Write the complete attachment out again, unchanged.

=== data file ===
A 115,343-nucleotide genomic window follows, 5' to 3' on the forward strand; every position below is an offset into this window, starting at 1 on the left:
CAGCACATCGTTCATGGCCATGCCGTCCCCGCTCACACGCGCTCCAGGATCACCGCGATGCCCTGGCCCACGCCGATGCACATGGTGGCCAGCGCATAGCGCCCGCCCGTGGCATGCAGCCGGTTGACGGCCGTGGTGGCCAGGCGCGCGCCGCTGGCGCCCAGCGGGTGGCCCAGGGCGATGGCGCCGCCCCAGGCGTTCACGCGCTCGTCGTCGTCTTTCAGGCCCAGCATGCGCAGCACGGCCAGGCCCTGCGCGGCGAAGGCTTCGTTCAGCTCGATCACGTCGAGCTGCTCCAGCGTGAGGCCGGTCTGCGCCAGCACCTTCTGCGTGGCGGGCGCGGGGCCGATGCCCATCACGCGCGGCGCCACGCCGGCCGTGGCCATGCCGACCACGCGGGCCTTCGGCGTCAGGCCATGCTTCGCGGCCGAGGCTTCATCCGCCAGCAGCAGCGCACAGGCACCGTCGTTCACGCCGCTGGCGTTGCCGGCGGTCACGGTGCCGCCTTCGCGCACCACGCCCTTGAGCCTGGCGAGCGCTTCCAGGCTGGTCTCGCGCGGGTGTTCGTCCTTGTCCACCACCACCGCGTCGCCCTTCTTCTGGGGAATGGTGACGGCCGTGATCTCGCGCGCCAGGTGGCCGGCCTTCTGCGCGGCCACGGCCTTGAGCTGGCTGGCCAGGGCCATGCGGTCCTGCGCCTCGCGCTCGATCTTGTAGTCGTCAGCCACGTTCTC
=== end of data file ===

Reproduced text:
A 115,343-nucleotide genomic window follows, 5' to 3' on the forward strand; every position below is an offset into this window, starting at 1 on the left:
CAGCACATCGTTCATGGCCATGCCGTCCCCGCTCACACGCGCTCCAGGATCACCGCGATGCCCTGGCCCACGCCGATGCACATGGTGGCCAGCGCATAGCGCCCGCCCGTGGCATGCAGCCGGTTGACGGCCGTGGTGGCCAGGCGCGCGCCGCTGGCGCCCAGCGGGTGGCCCAGGGCGATGGCGCCGCCCCAGGCGTTCACGCGCTCGTCGTCGTCTTTCAGGCCCAGCATGCGCAGCACGGCCAGGCCCTGCGCGGCGAAGGCTTCGTTCAGCTCGATCACGTCGAGCTGCTCCAGCGTGAGGCCGGTCTGCGCCAGCACCTTCTGCGTGGCGGGCGCGGGGCCGATGCCCATCACGCGCGGCGCCACGCCGGCCGTGGCCATGCCGACCACGCGGGCCTTCGGCGTCAGGCCATGCTTCGCGGCCGAGGCTTCATCCGCCAGCAGCAGCGCACAGGCACCGTCGTTCACGCCGCTGGCGTTGCCGGCGGTCACGGTGCCGCCTTCGCGCACCACGCCCTTGAGCCTGGCGAGCGCTTCCAGGCTGGTCTCGCGCGGGTGTTCGTCCTTGTCCACCACCACCGCGTCGCCCTTCTTCTGGGGAATGGTGACGGCCGTGATCTCGCGCGCCAGGTGGCCGGCCTTCTGCGCGGCCACGGCCTTGAGCTGGCTGGCCAGGGCCATGCGGTCCTGCGCCTCGCGCTCGATCTTGTAGTCGTCAGCCACGTTCTC